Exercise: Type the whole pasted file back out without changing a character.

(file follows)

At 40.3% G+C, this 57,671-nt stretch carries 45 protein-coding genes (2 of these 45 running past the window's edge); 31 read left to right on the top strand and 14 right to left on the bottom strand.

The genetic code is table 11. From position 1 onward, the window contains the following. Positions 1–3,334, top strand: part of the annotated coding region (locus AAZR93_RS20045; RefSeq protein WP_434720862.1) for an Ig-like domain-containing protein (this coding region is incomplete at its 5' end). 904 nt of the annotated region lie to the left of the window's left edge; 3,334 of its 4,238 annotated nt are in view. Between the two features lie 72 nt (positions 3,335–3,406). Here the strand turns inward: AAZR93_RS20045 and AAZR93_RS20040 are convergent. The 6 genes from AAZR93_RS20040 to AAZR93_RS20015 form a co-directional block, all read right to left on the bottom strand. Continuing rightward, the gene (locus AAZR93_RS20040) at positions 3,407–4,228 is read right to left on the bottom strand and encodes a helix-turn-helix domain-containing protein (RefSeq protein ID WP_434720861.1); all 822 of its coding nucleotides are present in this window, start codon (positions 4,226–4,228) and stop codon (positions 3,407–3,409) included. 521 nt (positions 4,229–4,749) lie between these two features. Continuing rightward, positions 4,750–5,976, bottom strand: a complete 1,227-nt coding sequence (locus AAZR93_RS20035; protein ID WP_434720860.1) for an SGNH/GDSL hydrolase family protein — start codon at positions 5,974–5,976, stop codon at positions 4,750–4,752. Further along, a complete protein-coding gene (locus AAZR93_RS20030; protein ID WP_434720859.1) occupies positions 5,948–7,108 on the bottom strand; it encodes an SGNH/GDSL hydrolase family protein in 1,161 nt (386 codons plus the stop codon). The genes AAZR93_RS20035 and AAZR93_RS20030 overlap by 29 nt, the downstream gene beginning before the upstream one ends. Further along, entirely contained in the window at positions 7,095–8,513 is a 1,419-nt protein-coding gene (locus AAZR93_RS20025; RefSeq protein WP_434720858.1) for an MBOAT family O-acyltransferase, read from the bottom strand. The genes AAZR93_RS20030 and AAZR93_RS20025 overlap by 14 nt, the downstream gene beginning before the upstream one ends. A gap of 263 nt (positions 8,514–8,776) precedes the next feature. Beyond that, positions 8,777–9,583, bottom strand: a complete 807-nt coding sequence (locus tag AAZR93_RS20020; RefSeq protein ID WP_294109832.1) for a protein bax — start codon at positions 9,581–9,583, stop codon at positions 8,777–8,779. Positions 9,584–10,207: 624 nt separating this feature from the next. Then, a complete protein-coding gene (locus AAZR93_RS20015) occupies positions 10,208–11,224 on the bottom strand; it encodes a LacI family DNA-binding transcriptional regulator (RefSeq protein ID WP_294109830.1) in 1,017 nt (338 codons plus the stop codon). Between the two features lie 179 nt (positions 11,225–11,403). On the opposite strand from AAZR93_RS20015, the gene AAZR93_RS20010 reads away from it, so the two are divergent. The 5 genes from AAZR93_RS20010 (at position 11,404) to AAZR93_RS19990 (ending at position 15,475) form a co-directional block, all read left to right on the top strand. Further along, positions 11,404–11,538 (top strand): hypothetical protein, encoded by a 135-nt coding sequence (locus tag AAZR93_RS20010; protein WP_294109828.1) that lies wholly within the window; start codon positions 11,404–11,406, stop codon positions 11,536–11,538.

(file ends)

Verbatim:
At 40.3% G+C, this 57,671-nt stretch carries 45 protein-coding genes (2 of these 45 running past the window's edge); 31 read left to right on the top strand and 14 right to left on the bottom strand.

The genetic code is table 11. From position 1 onward, the window contains the following. Positions 1–3,334, top strand: part of the annotated coding region (locus AAZR93_RS20045; RefSeq protein WP_434720862.1) for an Ig-like domain-containing protein (this coding region is incomplete at its 5' end). 904 nt of the annotated region lie to the left of the window's left edge; 3,334 of its 4,238 annotated nt are in view. Between the two features lie 72 nt (positions 3,335–3,406). Here the strand turns inward: AAZR93_RS20045 and AAZR93_RS20040 are convergent. The 6 genes from AAZR93_RS20040 to AAZR93_RS20015 form a co-directional block, all read right to left on the bottom strand. Continuing rightward, the gene (locus AAZR93_RS20040) at positions 3,407–4,228 is read right to left on the bottom strand and encodes a helix-turn-helix domain-containing protein (RefSeq protein ID WP_434720861.1); all 822 of its coding nucleotides are present in this window, start codon (positions 4,226–4,228) and stop codon (positions 3,407–3,409) included. 521 nt (positions 4,229–4,749) lie between these two features. Continuing rightward, positions 4,750–5,976, bottom strand: a complete 1,227-nt coding sequence (locus AAZR93_RS20035; protein ID WP_434720860.1) for an SGNH/GDSL hydrolase family protein — start codon at positions 5,974–5,976, stop codon at positions 4,750–4,752. Further along, a complete protein-coding gene (locus AAZR93_RS20030; protein ID WP_434720859.1) occupies positions 5,948–7,108 on the bottom strand; it encodes an SGNH/GDSL hydrolase family protein in 1,161 nt (386 codons plus the stop codon). The genes AAZR93_RS20035 and AAZR93_RS20030 overlap by 29 nt, the downstream gene beginning before the upstream one ends. Further along, entirely contained in the window at positions 7,095–8,513 is a 1,419-nt protein-coding gene (locus AAZR93_RS20025; RefSeq protein WP_434720858.1) for an MBOAT family O-acyltransferase, read from the bottom strand. The genes AAZR93_RS20030 and AAZR93_RS20025 overlap by 14 nt, the downstream gene beginning before the upstream one ends. A gap of 263 nt (positions 8,514–8,776) precedes the next feature. Beyond that, positions 8,777–9,583, bottom strand: a complete 807-nt coding sequence (locus tag AAZR93_RS20020; RefSeq protein ID WP_294109832.1) for a protein bax — start codon at positions 9,581–9,583, stop codon at positions 8,777–8,779. Positions 9,584–10,207: 624 nt separating this feature from the next. Then, a complete protein-coding gene (locus AAZR93_RS20015) occupies positions 10,208–11,224 on the bottom strand; it encodes a LacI family DNA-binding transcriptional regulator (RefSeq protein ID WP_294109830.1) in 1,017 nt (338 codons plus the stop codon). Between the two features lie 179 nt (positions 11,225–11,403). On the opposite strand from AAZR93_RS20015, the gene AAZR93_RS20010 reads away from it, so the two are divergent. The 5 genes from AAZR93_RS20010 (at position 11,404) to AAZR93_RS19990 (ending at position 15,475) form a co-directional block, all read left to right on the top strand. Further along, positions 11,404–11,538 (top strand): hypothetical protein, encoded by a 135-nt coding sequence (locus tag AAZR93_RS20010; protein WP_294109828.1) that lies wholly within the window; start codon positions 11,404–11,406, stop codon positions 11,536–11,538.